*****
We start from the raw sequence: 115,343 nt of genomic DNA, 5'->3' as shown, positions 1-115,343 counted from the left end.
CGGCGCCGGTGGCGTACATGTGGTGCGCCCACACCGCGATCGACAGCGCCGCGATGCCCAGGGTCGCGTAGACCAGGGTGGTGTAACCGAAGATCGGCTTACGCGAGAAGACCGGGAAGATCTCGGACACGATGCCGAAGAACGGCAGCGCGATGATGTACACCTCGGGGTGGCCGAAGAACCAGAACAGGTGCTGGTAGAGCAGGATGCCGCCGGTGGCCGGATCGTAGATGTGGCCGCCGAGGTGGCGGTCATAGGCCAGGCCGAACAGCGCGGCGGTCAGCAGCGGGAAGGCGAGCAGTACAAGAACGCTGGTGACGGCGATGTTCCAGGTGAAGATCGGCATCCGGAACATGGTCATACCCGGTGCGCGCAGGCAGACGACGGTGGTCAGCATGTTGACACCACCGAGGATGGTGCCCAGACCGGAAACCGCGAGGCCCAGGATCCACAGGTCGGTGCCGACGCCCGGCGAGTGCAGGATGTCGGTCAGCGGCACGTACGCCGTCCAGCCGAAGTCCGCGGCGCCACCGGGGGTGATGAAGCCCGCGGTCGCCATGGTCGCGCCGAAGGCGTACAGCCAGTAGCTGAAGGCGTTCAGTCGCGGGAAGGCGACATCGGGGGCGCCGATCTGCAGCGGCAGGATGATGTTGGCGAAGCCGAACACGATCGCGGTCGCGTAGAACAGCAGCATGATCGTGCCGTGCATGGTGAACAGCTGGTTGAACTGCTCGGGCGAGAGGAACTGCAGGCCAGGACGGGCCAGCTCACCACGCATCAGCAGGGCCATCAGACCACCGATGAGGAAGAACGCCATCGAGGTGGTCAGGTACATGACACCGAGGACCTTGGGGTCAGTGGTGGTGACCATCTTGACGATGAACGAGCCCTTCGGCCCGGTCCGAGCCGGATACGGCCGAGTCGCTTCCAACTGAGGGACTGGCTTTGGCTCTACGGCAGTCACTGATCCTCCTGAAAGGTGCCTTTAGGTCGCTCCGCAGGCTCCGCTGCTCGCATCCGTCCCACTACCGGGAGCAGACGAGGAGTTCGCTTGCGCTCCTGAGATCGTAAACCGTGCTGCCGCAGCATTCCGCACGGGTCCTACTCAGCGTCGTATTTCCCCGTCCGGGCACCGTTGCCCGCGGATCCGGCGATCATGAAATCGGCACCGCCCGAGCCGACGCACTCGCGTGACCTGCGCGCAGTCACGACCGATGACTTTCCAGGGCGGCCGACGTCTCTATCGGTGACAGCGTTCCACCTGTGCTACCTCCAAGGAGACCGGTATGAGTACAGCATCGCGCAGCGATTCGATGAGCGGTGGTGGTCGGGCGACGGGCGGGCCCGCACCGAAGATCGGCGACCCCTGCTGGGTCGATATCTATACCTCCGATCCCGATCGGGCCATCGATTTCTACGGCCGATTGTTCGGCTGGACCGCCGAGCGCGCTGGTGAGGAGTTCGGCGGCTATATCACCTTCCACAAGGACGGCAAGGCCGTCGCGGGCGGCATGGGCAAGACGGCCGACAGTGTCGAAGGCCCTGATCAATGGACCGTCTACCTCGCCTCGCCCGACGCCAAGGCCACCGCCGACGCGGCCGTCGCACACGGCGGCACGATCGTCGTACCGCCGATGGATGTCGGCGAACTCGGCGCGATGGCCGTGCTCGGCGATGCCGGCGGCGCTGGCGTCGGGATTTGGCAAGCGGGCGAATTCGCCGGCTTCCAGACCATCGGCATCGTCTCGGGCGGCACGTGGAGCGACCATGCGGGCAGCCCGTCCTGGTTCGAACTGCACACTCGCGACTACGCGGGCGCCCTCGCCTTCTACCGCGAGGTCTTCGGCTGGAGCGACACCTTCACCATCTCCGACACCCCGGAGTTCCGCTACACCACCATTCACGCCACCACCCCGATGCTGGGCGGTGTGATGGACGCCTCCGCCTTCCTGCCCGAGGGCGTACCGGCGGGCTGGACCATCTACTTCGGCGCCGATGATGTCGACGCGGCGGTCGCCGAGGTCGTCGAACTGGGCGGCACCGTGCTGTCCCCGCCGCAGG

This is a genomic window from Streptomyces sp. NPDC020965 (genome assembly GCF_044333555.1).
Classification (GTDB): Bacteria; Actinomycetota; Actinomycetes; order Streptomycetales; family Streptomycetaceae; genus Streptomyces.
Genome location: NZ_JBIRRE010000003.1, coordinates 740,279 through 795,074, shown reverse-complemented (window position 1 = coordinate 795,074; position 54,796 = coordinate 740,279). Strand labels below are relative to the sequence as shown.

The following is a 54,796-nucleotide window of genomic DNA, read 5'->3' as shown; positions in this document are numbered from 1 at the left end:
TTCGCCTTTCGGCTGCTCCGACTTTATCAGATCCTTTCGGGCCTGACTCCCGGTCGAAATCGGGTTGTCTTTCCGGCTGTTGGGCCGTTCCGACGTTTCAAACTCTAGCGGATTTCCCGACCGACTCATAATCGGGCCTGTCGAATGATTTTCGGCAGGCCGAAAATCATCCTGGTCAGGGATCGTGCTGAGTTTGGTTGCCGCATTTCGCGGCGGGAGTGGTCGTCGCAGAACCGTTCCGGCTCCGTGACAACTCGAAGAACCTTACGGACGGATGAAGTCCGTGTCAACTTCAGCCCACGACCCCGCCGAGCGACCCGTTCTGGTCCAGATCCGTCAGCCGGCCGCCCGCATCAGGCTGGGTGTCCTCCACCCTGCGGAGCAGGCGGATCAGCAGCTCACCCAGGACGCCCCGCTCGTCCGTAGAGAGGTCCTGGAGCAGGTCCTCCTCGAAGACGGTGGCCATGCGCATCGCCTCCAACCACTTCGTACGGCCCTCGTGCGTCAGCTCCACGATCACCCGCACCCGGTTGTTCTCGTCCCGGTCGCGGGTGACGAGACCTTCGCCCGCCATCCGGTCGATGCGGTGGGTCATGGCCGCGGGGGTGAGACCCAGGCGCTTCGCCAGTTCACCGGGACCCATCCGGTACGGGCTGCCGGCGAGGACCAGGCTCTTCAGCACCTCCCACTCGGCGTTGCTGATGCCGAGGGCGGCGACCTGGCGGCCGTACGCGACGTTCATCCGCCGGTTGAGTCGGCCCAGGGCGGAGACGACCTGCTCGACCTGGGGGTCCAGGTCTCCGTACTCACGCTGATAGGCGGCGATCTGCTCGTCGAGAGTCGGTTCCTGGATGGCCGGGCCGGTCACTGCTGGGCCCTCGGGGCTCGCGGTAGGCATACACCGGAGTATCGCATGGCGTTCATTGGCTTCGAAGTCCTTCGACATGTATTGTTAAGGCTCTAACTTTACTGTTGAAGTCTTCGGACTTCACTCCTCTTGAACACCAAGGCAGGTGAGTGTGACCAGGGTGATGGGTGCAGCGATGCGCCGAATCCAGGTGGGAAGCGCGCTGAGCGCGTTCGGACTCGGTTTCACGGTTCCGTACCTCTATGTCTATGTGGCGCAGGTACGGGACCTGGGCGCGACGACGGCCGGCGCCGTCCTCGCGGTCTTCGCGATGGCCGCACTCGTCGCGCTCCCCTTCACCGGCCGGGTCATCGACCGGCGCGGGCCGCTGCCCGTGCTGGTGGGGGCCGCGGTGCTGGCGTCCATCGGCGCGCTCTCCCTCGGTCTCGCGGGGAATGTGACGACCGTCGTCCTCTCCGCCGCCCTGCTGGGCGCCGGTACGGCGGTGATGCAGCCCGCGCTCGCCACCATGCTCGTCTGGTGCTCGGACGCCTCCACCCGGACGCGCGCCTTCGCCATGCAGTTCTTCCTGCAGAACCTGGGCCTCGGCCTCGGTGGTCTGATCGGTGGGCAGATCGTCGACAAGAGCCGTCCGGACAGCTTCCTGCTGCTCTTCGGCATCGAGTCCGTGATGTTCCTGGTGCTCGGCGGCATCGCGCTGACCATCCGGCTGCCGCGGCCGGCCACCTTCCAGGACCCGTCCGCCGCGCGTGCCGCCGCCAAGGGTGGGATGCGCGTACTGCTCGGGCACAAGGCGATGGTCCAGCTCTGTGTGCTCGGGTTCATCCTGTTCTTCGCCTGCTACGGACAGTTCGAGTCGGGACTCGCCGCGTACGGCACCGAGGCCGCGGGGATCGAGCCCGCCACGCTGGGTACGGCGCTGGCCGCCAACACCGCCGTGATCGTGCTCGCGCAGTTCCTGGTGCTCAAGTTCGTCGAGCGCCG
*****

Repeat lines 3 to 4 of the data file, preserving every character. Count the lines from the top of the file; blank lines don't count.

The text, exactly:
This is a genomic window from Streptomyces sp. NPDC020965 (genome assembly GCF_044333555.1).
Classification (GTDB): Bacteria; Actinomycetota; Actinomycetes; order Streptomycetales; family Streptomycetaceae; genus Streptomyces.